On 12 July 2021, the EU Commission published practical guidance for companies on human rights due diligence related to forced labour risks in supply chains. This blog post summarises its contents and the key recommendations.
The “EU Guidance on due diligence for EU businesses to address the risk of forced labour in their operations and supply chains” (the Guidance) was already announced by the EU Commission in its Trade Policy Review, published on 18 February 2021. In that policy document, the Commission declared that it would bridge the time until binding supply chain due diligence legislation is adopted with providing guidance to assist EU businesses in taking appropriate measures to avoid forced labour practices in their supply chains.
Although there might be a certain general understanding of what forced labour means, the Guidance provides an overview of different types that fall under the international legal definition of forced labour as laid down in Art. 2 of the ILO Convention No. 29. Herein, forced labour is defined as “all work or service which is exacted from any person under the menace of any penalty and for which the said person has not offered himself voluntarily”. The Guidance presents a typology of forced labour practices aiming at recognising situations of forced labour in business operations and relations.
As examples, the Guidance lists (inter alia):
- Restrictions of the movement of workers linked with other coercive methods, such as threats;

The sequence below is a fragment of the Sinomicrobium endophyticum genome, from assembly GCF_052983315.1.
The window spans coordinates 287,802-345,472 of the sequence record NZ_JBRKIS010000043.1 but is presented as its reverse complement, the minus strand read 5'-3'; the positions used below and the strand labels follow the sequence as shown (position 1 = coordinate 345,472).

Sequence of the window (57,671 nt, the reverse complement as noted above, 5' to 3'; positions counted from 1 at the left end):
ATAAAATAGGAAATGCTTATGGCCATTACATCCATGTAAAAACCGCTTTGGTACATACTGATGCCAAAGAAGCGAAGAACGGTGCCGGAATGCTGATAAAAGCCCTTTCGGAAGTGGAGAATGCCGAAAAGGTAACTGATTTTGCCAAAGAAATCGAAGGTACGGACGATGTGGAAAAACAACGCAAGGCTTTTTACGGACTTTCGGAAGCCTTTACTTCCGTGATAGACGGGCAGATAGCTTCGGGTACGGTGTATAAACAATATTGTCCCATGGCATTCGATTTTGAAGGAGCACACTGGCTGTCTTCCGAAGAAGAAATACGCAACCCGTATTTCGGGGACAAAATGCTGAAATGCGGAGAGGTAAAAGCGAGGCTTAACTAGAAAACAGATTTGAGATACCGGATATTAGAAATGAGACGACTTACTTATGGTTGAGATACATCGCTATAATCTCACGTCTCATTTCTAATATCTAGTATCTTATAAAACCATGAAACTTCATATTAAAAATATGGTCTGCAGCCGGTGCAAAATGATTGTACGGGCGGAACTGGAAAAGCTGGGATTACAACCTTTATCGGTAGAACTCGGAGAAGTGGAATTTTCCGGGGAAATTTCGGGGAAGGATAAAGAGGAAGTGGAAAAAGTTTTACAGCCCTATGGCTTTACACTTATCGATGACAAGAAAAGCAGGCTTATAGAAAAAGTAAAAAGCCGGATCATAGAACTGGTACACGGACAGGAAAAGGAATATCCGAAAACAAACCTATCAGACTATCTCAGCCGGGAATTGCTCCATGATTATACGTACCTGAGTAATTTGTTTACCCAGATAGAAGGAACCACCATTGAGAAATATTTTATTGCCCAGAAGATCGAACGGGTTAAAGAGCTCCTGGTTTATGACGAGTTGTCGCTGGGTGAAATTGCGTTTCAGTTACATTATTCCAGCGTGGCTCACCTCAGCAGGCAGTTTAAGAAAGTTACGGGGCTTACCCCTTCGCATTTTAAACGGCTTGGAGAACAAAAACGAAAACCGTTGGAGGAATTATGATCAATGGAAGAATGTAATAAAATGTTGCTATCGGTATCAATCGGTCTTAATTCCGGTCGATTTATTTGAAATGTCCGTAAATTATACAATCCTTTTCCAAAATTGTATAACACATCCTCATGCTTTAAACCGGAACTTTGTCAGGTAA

- Irregular, delayed or deferred non-payment of wages in order to bind employees to perform specific work;
- Restrictions to leave the host country without permission of the employer;
- Use of “labour discipline”, i.e., imposing work as a sanction for failure with company rules or not meeting production quota for example; and
- States-orchestrated programmes imposing labour on political prisoners and pre-trial detainees etc.
Moreover, the EU Commission provides for a list of red flags that can serve as indicators of forced labour. Such lists are well-known in other compliance fields as well, e.g., red flags published by the Financial Action Task Force (FATF) as regards Anti-Money Laundering. In case that red flags are identified the need for a deep-dive due diligence is triggered and companies should enhance their efforts to explore actual risks.
According to the Guidance identified red flags can be grouped into the following three categories:
Risk factors linked to countries, including:
- Jurisdictions outlawing peaceful strikes;
- Countries conducting prison labour programmes;
- Countries with state-orchestrated programmes, such as labour or vocational programmes targeting minorities; and
- Countries that did not ratify the ILO Conventions or lack in adequate implementation of such.
Risk factors linked to migration and informality, e.g. (amongst others):
- Workers in on-site accommodation, or off-site accommodation linked to the employer;
- Absence of written employment contracts;
- Presence of children and adolescents in the workplace, in particular in hazardous environments; and
- Workers recruited via third parties including government recruiters.